Agree with Steve although the mention of assay "batches" in the last RNS suggests there may be a slight change to the release policy from the first hole. I'm excited to see hole 3 results, as CB was especially happy about the visual appearance of the cores. Xtract could ask the assay lab to hold results until they have analysed more than one hole, then release them to Xtract - I've seen other explorers do this in the past and this approach could cause a delay whilst not breaking any AIM regs. A release aggregating results for holes 2 and 3 might be good as it would allow investors to really get a grasp on the potential scale of the system.
Obviously IP survey results are also being collated now. CB mentioned in the last interview that he can't comment on these until they are all received and analysed as it could be misleading. However, if they are already indicating a large system at depth and/or multiple porphyries on the licence, no doubt that news could start to leak out which would see the shares start to tick up (this is AIM after all). Roll on the next RNS...
Ted - your claim "a block cave needs higher grade material than an open pit" is not factually correct. It's just not that simple.
Seriously - do some research on modern block cave mining and the operating cost comparability to open pit mining. Obviously there are many variables involved, but you might see why some of your "unimpeachable" statements draw such ire and ridicule on this board.
I'm now signing off for the weekend - have a good one.
Ted, one of these days you could try doing a little bit of research and then thinking carefully before peppering your usual verbiage over this board. Your unique mix of nonsense, half-truths and ability to conflate information you're misunderstood from the internet is quite remarkable.
For example, this recent comment of yours is complete uninformed nonsense: "even the bulk methods like caving do have a much increased cut-off due to the greater expense regime".
I am keen to read well researched counter-arguments to the investment case for XTR. I think it is helpful for a lot of people on this board to regularly review and re-evaluate their investment thesis. However your writing style presents yourself as an informed authority on these matters when in fact the content you put out demonstrates you are utterly clueless and plain wrong in much of what you say.
Porv./Ted - talk about stretching the truth - it’s 12km away across arid mountainous terrain. Hardly conducive to feeding ore between sites. That other mine you refer to is hugely capex intensive and cost over double original estimates - $4.2bn and counting. Not only that, but that mine is loss making, output has been consistently lower than forecast, and the operators have incurred one of the largest fines ever made in the region for environmental failures. It’s been a complete cluster, in a very inhospitable hard to access area, hence the complete lack of progress with NGEX’s assets. Suggest you check out Cadia to see what xtr *might* have in Racecourse. Your sketchy Canadian-listed Chilean plays are a very different animals (not in a good way).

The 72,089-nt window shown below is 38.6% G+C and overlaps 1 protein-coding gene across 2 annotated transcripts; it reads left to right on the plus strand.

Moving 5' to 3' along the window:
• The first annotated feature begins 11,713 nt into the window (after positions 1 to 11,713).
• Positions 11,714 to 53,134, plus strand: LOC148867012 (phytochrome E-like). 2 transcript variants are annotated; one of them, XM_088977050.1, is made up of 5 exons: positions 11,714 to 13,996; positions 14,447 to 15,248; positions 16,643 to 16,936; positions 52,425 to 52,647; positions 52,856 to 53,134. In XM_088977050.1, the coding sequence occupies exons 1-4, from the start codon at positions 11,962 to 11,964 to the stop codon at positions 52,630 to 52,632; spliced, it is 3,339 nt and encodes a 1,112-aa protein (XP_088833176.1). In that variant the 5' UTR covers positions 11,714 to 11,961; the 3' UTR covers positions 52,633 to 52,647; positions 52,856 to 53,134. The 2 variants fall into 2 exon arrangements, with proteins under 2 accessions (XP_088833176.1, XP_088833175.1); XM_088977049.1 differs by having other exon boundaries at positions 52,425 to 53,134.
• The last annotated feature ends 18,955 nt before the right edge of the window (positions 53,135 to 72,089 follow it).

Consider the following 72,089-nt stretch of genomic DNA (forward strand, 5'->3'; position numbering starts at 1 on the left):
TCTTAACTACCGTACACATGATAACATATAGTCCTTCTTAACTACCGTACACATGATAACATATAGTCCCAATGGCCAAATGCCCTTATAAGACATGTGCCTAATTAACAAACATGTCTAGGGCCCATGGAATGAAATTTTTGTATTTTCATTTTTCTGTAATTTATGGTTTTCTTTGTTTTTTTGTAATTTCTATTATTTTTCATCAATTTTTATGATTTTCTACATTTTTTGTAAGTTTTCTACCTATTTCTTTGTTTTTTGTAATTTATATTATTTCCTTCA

Cygnus - were Blackrock talking about higher grade cores of the deposits, rather than the overall deposit? I ask because Blackrock hold a sizeable chunk of Solgold. The overall resource of Solgold's main asset is well below 1% Cueq., but it does have a higher grade core which is >1%. I'm hoping that one of the forthcoming drill results will find some higher grade material at Bushranger. In one of CB's recent interviews he mentioned how nice one of the cores looked.... wouldn't that be great if he returned >100m of >1%. That would mirror Cadia which has a lower grade halo and higher grade core at Cadia East underground mine.
Hole 1 drilled straight down the guts of the jorc resource so the assay numbers should be acceptable. Hopefully there's a little kicker in there if the mineralisation improves at depth, as CB previously indicated.
CB stated that first assays would be for hole 1 only, so next expected news regarding the Aussie operations do not seem high risk at this stage. Very happy to hold at these levels.
Same thing happened with GGP for quite a while. I kept revisiting it wondering what I had missed. It was becoming more and more obvious that they had a seriously valuable resource, yet the market cap did not reflect the underlying value.
More positive drill results, decent assays and some indication of interest from funds and/or a mining major and this will charge higher.
Do you remember how MARL didn't disclose their projected AISC until after the Sandstorm acquisition, then it was confirmed what an amazing world class discovery they had with AISC of $374/oz. I did well out of that company but it still annoys me that they withheld such important and positive price sensitive information from the market. Hope there isn't a repeat of that here.
It was negotiated during the worst months of the pandemic crisis. The world looked very uncertain and copper prices were significantly lower than they are today. Great foresight by CB to see that copper prices would rebound and move materially higher.